The partnership between producing powerhouses Disney and Cameron Mackintosh was bound to yield a mega-"Mary Poppins." With the behemoth shows that led the British invasion of Broadway in the 1980s, Mackintosh made "bigger is better" his manifesto.
The partnership between producing powerhouses Disney and Cameron Mackintosh was bound to yield a mega-“Mary Poppins.” With the behemoth shows that led the British invasion of Broadway in the 1980s, Mackintosh made “bigger is better” his manifesto. And Disney’s ventures into musical theater can hardly be called modest in scale. So it’s perhaps not surprising the lavish adaptation of P.L. Travers’ beloved stories of a magical nanny is somewhat overstuffed. That quibble aside, the show is also bursting with dazzling stagecraft, stunning design, old-fashioned storytelling virtues and genuine charm.
Mackintosh and Disney have assembled an impressive creative pool that includes Richard Eyre, a director versed in classics and new works; choreographer and co-director Matthew Bourne, who has re-energized dance with his cinematically inspired ballets; screenwriter Julian Fellowes, whose work on “Gosford Park” made him an experienced navigator of bustling English households; and designer Bob Crowley, whose eye-popping sets eclectically reference Christopher Wren, Edward Gorey, Tim Burton and beyond.
With such distinctive personalities involved, this clearly was not going to be a straight-up translation of the 1963 Disney movie, often accused of putting a saccharine gloss on Travers’ stories — starting with the title character. While Julie Andrews forever painted the nanny in the kindly “Spoonful of Sugar” mode, Travers’ creation was altogether more tart. Probably no one’s ideal employee, Mary Poppins was strictly no-nonsense — vain, discourteous and rarely compliant.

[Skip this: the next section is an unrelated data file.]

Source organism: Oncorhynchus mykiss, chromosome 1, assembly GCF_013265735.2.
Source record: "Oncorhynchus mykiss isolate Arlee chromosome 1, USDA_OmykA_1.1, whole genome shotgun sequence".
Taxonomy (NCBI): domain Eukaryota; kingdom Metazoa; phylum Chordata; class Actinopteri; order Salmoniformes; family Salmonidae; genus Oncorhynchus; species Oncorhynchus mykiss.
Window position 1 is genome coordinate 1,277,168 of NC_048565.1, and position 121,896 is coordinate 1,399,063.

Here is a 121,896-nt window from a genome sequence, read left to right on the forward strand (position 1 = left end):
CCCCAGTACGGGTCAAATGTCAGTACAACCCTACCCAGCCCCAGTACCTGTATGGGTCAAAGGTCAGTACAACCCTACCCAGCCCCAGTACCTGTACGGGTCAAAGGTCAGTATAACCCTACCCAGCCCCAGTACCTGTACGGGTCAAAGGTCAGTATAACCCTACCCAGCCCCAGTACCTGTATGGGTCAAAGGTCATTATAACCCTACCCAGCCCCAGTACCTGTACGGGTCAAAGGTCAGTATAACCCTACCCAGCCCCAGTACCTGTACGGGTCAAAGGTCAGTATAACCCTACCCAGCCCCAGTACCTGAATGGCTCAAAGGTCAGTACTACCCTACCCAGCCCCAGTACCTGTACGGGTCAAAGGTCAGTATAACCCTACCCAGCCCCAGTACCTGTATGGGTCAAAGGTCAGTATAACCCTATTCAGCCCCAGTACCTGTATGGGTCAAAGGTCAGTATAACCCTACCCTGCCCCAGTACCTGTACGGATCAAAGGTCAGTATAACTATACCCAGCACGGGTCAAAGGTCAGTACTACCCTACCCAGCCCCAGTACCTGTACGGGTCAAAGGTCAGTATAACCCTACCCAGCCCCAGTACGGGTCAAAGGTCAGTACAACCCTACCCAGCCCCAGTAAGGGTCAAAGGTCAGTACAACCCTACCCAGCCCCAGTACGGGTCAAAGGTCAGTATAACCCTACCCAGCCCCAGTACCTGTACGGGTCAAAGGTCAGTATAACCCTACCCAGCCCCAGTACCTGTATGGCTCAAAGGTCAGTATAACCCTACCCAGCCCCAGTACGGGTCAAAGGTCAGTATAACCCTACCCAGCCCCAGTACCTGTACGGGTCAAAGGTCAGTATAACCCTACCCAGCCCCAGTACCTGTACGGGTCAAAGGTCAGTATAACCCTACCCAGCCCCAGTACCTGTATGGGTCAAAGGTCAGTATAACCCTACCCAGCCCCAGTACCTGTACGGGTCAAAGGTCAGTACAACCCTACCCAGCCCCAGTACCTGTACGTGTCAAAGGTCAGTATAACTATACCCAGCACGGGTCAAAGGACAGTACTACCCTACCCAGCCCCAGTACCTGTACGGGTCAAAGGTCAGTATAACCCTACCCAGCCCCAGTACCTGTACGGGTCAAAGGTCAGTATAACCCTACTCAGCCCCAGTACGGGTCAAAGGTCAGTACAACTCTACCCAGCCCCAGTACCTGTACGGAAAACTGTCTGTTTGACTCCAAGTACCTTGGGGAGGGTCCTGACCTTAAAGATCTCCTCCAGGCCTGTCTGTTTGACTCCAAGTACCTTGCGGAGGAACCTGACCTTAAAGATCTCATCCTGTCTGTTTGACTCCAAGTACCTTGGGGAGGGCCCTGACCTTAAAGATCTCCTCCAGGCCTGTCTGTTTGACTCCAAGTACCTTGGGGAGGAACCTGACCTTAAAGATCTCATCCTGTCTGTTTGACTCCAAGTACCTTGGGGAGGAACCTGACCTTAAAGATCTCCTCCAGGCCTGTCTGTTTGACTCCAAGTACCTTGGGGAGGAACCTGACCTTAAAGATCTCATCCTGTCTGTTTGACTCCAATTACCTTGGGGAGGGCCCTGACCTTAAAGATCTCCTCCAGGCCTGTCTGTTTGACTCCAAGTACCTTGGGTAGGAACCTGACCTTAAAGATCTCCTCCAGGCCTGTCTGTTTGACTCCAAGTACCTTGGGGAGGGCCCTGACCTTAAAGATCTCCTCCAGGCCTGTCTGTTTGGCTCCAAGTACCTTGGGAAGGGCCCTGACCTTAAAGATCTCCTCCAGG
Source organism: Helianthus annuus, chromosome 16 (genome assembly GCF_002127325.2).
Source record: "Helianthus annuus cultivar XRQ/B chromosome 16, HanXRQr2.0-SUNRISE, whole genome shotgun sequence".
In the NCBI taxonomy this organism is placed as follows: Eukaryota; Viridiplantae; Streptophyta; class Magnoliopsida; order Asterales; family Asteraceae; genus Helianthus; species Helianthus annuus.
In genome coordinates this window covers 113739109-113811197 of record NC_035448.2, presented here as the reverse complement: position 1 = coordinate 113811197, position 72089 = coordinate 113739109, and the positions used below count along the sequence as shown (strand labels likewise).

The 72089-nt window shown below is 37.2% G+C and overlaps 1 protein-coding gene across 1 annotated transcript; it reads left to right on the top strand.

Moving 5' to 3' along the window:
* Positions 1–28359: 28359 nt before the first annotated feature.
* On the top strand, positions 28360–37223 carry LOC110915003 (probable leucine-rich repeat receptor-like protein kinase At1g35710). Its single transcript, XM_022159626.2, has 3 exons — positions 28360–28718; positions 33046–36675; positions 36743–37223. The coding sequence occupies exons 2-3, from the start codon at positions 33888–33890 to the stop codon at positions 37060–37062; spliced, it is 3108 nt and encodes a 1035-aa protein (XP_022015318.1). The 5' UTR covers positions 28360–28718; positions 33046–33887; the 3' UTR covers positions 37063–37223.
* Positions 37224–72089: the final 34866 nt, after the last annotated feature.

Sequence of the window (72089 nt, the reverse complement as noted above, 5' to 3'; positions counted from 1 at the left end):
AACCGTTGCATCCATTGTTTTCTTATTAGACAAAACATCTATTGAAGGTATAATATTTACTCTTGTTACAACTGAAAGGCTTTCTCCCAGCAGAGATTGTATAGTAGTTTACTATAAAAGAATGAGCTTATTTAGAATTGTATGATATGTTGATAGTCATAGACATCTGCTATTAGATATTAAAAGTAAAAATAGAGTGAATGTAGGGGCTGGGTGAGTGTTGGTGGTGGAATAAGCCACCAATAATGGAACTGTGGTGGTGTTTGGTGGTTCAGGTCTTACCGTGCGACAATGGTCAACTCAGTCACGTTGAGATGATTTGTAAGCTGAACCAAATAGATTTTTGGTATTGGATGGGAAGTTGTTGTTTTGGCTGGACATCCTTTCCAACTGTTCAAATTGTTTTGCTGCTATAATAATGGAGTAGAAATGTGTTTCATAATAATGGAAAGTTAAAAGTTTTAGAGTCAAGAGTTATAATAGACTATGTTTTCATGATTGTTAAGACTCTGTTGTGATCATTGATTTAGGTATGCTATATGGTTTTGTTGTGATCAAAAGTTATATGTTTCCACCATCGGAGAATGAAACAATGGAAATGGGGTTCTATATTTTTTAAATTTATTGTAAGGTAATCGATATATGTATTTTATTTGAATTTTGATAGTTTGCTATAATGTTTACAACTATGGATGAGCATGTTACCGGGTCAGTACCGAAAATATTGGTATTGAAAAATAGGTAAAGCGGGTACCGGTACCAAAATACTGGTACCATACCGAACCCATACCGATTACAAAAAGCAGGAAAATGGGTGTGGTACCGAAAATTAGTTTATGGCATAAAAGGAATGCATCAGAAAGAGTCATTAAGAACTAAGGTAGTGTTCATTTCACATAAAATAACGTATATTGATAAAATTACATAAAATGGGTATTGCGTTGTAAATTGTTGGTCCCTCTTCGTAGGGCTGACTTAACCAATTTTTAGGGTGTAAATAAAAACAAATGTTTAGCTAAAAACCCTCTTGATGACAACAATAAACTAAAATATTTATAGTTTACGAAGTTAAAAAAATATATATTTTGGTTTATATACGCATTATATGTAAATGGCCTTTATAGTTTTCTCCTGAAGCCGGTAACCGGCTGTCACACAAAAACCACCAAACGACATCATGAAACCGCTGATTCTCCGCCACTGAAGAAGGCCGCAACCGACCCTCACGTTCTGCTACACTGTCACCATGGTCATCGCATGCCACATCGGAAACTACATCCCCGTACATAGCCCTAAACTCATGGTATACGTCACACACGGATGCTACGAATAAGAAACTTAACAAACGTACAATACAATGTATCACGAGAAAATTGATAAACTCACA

When the show bowed in London in 2004, the character leaned decidedly in the author’s direction. Laura Michelle Kelly was so severe in the role that one hoped money was being put aside for the Banks children’s therapy bills. On Broadway, she’s no less self-governing and strong-willed and, in the form of Ashley Brown, she has the defiant chin of a cartoon astronaut. But the part has been subtly softened. Her clipped diction, clasped hands and stiff poise make it clear this Mary is nobody’s servant. But with Brown’s warm manner and crisp soprano, her benevolence is never in doubt.
Fellowes has focused on Mary as a healing spirit for a dysfunctional family, displayed like lab rats in Crowley’s enchanting three-story Edwardian doll’s house set. George Banks (Daniel Jenkins) is a slave to his career, determined to push his former actress wife, Winifred (Rebecca Luker), into a more elevated social circle while devoting little time and attention to his unruly children, Jane and Michael (Katherine Leigh Doherty and Matthew Gumley, respectively, alternating with two other actors in each role).
Umbrella and carpetbag in hand, Mary flies in on the east wind to set things right and then flies away to the west to wherever she’s needed next, forming no attachments.
While the show’s twin pursuits of fantasy and family counseling are not entirely harmonious, Fellowes’ book installs a neat symmetry of opposites that the famously punctilious Travers might have admired. This is evident in two of the new numbers by George Stiles and Anthony Drewe, who also adapted the lyrics of the Sherman Bros. songs popularized in the film. Mr. Banks advocates “Precision and Order” while Mary preaches “Anything Can Happen If You Let It.”